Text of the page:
The rumba radio station, the DJ … and 110,000 albums looking for a noisy new home

The unique Gladys Palmera archive may cross the Atlantic from Madrid to secure a permanent base

On a hillside an hour from Madrid, not far from the sepulchral splendour of the Escorial monastery, with its royal tombs, imperial maps and sacred relics, lies another, rather less austere, treasure house.

The Gladys Palmera collection, kept in a sprawling, tropical-hued complex crammed with 1950s Mexican film posters and prowled by the odd decorative monkey and jaguar, is the largest private archive of Latin American music in the world.

In its numerous niches and cabinets and on its many, many shelves sit 60,000 records, 50,000 CDs and countless cassettes and digital audio tapes, offering everything from bolero to garage rock, and from salsa to reggaetón.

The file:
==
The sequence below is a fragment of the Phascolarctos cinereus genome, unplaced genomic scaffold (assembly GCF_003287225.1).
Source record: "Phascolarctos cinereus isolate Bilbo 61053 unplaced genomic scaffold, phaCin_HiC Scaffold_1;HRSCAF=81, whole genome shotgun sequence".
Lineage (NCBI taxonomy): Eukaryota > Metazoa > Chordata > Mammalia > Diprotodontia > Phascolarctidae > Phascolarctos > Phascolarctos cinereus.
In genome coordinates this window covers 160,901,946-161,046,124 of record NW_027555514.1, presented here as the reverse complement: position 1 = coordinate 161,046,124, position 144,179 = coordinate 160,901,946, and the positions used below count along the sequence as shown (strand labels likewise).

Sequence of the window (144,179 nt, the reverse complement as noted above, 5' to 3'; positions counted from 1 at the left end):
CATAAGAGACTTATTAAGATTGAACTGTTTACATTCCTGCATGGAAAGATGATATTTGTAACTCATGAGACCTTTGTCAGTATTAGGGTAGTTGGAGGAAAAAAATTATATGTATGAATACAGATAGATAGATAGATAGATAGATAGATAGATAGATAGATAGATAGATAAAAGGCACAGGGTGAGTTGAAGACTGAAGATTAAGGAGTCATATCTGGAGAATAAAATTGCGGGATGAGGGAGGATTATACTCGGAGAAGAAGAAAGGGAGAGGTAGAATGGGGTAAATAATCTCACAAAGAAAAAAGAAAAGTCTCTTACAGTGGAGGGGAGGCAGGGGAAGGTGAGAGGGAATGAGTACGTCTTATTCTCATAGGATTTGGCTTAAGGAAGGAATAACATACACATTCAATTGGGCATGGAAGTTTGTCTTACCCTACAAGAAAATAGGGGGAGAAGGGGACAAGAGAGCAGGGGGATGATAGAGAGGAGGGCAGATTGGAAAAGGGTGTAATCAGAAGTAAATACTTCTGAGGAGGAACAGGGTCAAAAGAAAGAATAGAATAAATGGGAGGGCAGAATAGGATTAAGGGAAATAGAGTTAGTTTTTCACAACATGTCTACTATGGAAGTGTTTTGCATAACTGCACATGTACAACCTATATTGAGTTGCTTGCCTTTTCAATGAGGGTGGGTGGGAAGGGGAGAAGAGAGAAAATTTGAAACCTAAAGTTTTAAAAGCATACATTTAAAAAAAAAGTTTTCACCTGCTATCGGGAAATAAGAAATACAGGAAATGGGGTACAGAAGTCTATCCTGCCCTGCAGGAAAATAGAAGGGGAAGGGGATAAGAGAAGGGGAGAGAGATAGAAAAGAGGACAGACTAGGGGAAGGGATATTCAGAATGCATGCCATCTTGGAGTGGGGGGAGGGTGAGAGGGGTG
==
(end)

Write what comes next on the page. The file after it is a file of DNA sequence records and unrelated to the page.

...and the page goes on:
After a decade near the Spanish capital, however, the collection could cross the Atlantic as the woman who has spent the past 30 years amassing it ponders donating its riches to a worthy – and preferably noisy – new home.

Among the archive’s scores of highlights are a rare green vinyl LP by the Cuban musician Arsenio Rodríguez, a pink-and-silver sequinned dress worn by the Afro-Cuban superstar Celia Cruz, and a recording of James Dean, released in 1957, behaving like a good coffee-house beatnik and playing the congas.

The complex also houses an online radio network that plays classic, contemporary and rare tracks, an exhaustive online catalogue and a brand new record label.